what’s ripe at least three times a week. Early morning is the best time to gather garden-fresh veggies. Make Plenty of Pesto. A fast-growing annual herb that loves hot weather, basil will keep producing new leaves over a longer time if you harvest big bunches just as the plants develop buds and flowers (the flowers are edible, too). If you have too much basil to use right away, purée washed leaves with olive oil and lemon juice, then cover with water in ice cube trays and freeze. Store the hard cubes in freezer bags for use in making pesto during non-harvest months.

Spread on the Mulch. Everywhere but in the subtropics, rain often becomes scarce in summer, so do everything you can to keep plants supplied with consistent moisture. Tomatoes, in particular, are sensitive to changes in soil moisture that can lead to black spots on the bottoms of ripening fruits. In any climate, drip irrigation from soaker hoses on the surface makes watering easy and efficient. Covering the hoses with mulch reduces surface evaporation and discourages weeds at the same time.

Squeeze Tomatoes. In choosing your favorite tomatoes, taste them fairly by keeping them in a warm place because cool temperatures can destroy their flavor compounds. In addition to watching the vines for ripe colors, make a habit of gently squeezing tomatoes to judge their firmness, the same way you might check an avocado or peach. Heirloom varieties, in particular, are at their best just as they begin to soften, but may become mealy if you wait too long.

Harvest Often. From snap beans to zucchini, vegetables will be longer and stronger if you keep them picked. Gather

Taste Local Favorites. Trying new crops is always fun, especially if you know they grow well in your region. To learn


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more about which vegetables and herbs naturally grow well in your climate and soil, visit local farmers’ markets to see what local organic farmers are growing. Any crop that grows well in a neighbor’s field is likely to also do well in your garden. Keep Your Cool. Take on big garden tasks early in the morning or in the evening, when it’s cool. If you must work outdoors on a hot day, try freezing damp kitchen towels into a U-shape and drape a frozen collar around your neck to keep from overheating. Bet on Beans. Most vegetables are fast-growing annuals that decline after they have produced for several weeks. Replace tattered spring crops with fastgrowing bush snap beans, which will promptly sprout and grow in all but the hottest climates. Where summers are sultry, there is often time to follow spring crops with a planting of edamame (edible green soybeans), which offer sensational taste, texture and nutrition. Sow More Salad. Lettuce and other salad greens often go to seed and turn bitter when hot weather comes, but a second salad season is right around the corner. Leafy greens, from arugula to tatsoi (a gorgeous Asian mustard), thrive from late summer to fall in most climates. Keep seeds left over from spring in the refrigerator and start planting them outside as soon as cooler nights arrive in late summer. In subtropical areas, start seeds indoors and set the seedlings out after the hottest months have passed. Fortify Soil. Each time you cultivate a bed, mix in a generous helping of compost or another form of rich, organic matter. Over time, the soil will become better and better, which means ever more beautiful homegrown veggies, fresh from your own garden. Barbara Pleasant is the author of numerous gardening books; this year’s release is Starter Vegetable Gardens: 24 No-Fail Plans for Small Organic Gardens. For more information visit BarbaraPleasant. com.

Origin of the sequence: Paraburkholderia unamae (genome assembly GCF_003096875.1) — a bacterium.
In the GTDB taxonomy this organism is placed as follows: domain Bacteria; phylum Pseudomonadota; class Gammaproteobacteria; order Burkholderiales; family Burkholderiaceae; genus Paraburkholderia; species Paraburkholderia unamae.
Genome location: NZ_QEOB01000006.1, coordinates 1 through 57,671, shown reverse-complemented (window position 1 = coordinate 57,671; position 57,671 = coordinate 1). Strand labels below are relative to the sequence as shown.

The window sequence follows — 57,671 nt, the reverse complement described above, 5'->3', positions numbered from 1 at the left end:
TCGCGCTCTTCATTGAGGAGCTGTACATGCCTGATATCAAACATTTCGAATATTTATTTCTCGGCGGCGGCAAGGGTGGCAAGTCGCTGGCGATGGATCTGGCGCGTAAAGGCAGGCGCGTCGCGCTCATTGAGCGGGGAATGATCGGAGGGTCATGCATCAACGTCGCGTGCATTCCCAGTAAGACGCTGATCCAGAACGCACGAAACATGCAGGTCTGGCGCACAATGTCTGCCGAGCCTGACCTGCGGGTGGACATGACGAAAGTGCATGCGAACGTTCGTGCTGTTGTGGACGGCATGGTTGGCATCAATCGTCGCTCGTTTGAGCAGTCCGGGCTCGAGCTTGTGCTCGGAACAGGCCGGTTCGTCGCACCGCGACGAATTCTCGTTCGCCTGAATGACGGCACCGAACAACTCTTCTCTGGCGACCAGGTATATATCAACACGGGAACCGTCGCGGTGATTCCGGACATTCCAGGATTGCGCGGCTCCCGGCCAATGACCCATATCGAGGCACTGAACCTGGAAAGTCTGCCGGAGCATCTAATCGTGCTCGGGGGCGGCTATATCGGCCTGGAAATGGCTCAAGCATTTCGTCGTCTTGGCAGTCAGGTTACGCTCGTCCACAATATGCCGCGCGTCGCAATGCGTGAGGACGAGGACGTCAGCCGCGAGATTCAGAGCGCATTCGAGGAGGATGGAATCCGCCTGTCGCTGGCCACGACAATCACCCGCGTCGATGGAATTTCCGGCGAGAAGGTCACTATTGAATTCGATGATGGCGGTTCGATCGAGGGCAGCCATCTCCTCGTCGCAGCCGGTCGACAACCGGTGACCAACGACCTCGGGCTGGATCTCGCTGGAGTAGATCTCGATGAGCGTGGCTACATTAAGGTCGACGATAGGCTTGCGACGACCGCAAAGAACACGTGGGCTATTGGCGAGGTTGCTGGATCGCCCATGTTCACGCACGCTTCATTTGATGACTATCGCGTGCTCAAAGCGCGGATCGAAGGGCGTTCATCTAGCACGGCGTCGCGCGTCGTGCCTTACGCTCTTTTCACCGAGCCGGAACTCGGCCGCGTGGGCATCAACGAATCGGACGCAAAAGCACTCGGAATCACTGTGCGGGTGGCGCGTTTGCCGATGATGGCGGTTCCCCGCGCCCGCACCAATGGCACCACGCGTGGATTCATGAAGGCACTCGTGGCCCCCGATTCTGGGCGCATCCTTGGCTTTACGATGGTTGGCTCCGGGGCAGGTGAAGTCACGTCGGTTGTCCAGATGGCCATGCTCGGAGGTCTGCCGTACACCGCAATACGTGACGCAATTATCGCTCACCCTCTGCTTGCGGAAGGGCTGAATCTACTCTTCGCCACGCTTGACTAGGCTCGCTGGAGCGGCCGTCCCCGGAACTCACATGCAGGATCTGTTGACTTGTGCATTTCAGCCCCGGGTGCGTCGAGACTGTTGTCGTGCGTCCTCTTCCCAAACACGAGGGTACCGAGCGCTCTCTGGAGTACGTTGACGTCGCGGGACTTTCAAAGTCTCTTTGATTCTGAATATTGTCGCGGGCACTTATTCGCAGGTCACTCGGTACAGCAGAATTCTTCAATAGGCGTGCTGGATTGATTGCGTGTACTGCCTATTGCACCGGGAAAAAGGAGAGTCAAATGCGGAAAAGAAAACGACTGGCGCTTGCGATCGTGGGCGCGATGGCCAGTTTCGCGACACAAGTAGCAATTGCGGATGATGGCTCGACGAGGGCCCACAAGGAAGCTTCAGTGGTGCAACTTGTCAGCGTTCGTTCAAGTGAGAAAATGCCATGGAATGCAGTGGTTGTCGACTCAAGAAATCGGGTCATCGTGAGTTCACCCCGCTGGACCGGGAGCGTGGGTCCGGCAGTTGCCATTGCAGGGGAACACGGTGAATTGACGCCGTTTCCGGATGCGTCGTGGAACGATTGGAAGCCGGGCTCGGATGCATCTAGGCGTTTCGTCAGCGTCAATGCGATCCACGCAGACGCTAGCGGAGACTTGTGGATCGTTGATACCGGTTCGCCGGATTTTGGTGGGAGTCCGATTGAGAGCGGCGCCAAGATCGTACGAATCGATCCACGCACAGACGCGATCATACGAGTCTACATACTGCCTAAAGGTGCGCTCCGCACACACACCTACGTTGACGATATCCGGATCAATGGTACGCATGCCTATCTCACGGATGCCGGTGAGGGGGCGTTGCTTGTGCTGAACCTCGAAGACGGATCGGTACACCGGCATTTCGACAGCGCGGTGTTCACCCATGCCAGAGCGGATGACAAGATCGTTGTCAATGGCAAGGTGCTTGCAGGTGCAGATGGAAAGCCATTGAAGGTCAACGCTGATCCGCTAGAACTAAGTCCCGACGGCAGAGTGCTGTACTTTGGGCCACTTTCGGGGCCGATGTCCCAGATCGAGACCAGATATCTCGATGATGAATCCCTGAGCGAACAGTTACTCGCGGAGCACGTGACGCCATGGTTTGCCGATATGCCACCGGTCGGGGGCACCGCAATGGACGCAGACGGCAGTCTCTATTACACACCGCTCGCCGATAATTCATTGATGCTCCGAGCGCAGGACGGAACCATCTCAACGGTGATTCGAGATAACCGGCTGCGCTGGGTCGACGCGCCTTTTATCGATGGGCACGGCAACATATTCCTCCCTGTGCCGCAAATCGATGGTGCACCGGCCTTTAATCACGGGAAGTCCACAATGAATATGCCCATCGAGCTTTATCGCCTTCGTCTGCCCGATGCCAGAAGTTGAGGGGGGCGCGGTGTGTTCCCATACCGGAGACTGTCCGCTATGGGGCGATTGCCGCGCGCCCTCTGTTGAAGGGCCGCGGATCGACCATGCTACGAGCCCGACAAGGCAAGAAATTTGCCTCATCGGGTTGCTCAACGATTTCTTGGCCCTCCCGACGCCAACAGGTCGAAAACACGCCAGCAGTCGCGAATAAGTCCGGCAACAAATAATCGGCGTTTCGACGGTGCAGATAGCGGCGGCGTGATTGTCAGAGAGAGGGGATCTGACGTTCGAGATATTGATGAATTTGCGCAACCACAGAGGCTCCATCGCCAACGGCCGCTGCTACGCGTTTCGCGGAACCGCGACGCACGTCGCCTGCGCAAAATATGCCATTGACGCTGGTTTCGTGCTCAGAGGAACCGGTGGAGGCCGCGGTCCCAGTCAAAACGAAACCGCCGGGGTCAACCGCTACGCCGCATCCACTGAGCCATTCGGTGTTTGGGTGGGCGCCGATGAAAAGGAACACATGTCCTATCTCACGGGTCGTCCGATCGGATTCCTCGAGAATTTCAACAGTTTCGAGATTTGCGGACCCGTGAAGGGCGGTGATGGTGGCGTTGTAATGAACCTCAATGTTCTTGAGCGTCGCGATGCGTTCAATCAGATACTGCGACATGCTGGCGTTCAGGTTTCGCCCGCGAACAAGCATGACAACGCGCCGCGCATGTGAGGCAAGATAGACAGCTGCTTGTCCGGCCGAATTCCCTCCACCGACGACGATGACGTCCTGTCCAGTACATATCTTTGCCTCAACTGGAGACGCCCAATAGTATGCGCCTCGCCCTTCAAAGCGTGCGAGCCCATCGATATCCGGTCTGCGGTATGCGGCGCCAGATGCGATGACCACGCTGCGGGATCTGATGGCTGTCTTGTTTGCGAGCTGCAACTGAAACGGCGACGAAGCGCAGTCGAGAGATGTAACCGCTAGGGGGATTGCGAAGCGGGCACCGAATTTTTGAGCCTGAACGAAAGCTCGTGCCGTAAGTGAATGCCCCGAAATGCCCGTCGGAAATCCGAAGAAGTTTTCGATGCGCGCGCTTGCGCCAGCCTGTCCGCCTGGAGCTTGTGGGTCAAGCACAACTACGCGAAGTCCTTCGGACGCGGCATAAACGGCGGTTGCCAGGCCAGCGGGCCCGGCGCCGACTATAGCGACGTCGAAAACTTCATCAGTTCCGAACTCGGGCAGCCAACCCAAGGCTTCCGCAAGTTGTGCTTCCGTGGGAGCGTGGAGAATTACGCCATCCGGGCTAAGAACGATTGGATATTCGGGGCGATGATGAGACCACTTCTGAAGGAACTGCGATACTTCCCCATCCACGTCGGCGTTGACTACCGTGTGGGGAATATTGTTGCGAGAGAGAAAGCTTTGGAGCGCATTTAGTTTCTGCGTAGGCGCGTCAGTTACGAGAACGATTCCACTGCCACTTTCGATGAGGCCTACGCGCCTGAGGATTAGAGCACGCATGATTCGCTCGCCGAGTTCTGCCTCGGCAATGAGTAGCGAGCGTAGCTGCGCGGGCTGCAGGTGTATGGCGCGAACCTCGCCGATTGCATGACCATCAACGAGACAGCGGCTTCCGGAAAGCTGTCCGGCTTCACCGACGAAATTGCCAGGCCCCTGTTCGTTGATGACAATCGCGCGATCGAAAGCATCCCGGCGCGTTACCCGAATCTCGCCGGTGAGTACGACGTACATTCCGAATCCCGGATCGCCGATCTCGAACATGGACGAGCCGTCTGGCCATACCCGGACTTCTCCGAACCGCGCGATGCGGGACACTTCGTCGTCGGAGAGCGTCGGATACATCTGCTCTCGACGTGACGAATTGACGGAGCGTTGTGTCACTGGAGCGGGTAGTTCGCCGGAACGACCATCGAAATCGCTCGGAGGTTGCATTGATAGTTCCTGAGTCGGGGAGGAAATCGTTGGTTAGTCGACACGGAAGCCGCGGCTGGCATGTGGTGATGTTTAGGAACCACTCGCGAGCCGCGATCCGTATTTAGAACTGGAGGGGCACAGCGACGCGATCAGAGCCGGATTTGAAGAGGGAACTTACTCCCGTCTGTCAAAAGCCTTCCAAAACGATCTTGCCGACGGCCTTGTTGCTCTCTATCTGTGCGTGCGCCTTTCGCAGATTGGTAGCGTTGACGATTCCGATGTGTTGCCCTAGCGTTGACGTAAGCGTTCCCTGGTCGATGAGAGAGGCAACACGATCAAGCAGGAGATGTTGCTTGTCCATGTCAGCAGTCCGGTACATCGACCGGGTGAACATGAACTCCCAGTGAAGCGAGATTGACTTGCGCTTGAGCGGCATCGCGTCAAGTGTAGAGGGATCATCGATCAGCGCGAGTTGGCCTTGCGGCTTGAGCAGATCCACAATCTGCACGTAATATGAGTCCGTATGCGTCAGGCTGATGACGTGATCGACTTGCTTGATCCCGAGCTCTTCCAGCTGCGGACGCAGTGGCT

Reading Food Labels FUNDAMENTAL The old adage, “you are what you eat” is as true today as it was 200 years ago, which is why reading food labels is fundamental to maintaining good health. Back then if you traded eggs for wheat, the eggs you traded were free range and not fed antibiotics or growth hormones. The wheat was grown in a field without chemical fertilizers and pesticides. Unfortunately, this is not the case with much of the food we eat today. Take wheat for example. The wheat that is used to make the bread that we consume has been modified to meet the commercial bread making standards. It is much higher in gluten than the original version. The same is true for sugar. Until the 1970s, cane sugar was the basic sweetener used by manufacturers. High fructose corn syrup (HFCS) was developed as an inexpensive substitute for sugar. Items made with HFCS will be less expensive than those without and that is why it is in so many mass produced foods. Cane sugar is an imported product while corn, the raw material in HFCS, is domestic and supported by government farm subsidies. The major difference between cane sugar and high fructose corn syrup is the way they are processed by the body. Table sugar is made up of equal amount of fructose and glucose. Glucose is metabolized as a carbohydrate and is readily available to be burned for energy or stored for later use in the liver as a carbohydrate. Fructose is metabolized more quickly and stored in the liver as fat, which can contribute to non-alcoholic fatty liver disease. According to an article written in Life Extension Magazine by Dana Flavin, MS, MD, PhD, fructose is suspected to have less of an impact on appetite leading to poor weight management This year, researchers at Princeton University released a study that found that rats fed a diet containing HFCS gained 48 percent more weight than those fed a diet containing table sugar. The abnormal weight increases were in body fat, particularly in the abdominal area, and significant increases in triglycerides leading to other metabolic dangers. Armed with this information, the next time you go shopping, read the labels. Avoid items that have HFCS, fructose or modified corn starch listed within the first five ingredients. As you make your way through the store you will begin to realize just how much of what you have been eating on a daily basis contains HFCS. Reading the labels and knowing what we are putting in our bodies is essential to healthy living. Linda Couture is the owner of The Stirring Spoon, offering all natural gourmet sauces. Visit for more information. natural awakenings